Friday, 19 January 2018 20:55

Fixing Friends' Cars Could Require Permit in IL

Written by Aaron Eades, WCIA 3 News/Illinoishomepage.net

Fixing your neighbor's car may sound like a good deed, but it could be against the law. Now, officials are trying to change that.


Right now, only one city in Champaign County, IL, allows people to run car repair businesses out of their homes. The county's planning and zoning department says that needs to change. The director said the key here is what it appears to be, and where the line is between changing oil in your garage and running a home repair shop.


"We have always heard stories of individuals who are accused of conducting auto repair in their garages," said John Hall.


“Accused of auto repair”? Doesn't sound like a scandal. But the director of planning and zoning is afraid it could be.


"You may not be charging at all, but if you do it often enough, it begins to look like a business," said Hall. "Let's just say you're extremely good-natured and willing to change the oil for all of your friends at no charge. You may not be receiving any income, but to a neighbor, that looks like an auto repair business."


And the only place in the county where you're allowed to do such things is Urbana.


"Urbana does really want to support our entrepreneurs, and one way to do that is to support home-based businesses, including minor auto repair," said Lorrie Pearson, Urbana's planning director.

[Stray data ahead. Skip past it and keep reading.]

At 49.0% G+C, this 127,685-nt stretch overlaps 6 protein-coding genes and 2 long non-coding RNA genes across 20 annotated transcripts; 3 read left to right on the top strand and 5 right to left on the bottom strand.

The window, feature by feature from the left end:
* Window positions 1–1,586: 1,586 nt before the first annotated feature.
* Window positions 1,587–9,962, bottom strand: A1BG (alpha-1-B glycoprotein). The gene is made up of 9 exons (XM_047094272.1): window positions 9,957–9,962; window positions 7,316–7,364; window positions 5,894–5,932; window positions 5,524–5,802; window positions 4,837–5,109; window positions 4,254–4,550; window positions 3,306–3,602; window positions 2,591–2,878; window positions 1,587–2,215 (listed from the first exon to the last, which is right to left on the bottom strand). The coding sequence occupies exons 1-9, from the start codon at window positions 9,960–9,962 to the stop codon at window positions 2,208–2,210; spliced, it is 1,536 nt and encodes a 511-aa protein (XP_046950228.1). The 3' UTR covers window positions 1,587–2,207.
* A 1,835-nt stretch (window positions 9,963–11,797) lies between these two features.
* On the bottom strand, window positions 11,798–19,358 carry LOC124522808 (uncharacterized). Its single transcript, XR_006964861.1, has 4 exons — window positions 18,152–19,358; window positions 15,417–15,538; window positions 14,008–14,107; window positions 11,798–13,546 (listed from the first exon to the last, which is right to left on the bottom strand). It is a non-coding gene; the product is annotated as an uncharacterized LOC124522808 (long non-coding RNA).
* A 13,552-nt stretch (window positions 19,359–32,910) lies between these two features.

I asked Hall what “minor auto repair” actually means.


"It's not body work; it's not engine overhaul. It's just servicing," he explained. "Changing fluids, changing filters, changing plugs, rotating tires---things like that."


Things anyone handy with a wrench could opt to do at home. And what's the harm in agreeing to rotate your neighbor's tires for a couple bucks? Technically, that's considered a business transaction. It's why Hall believes the rules should change.


"If the city would allow this, why wouldn't the county?" he said. "That was a good question I couldn't answer."


Right now, the Zoning Board of Appeals is considering the new county ordinance allowing minor auto repair business to be conducted at home. There will be a public hearing on this on Jan. 25. If that goes well, a county board committee will consider the change. Hall said he hopes to have that on the books within the next couple of months.


Running a home auto shop in Urbana may be allowed, but there's still a process to get the OK to do it. Would-be mechanics have to first get a conditional use permit, then the ZBA has to hold a public hearing.


We thank WCIA 3 News/Illinoishomepage.net for reprint permission. 

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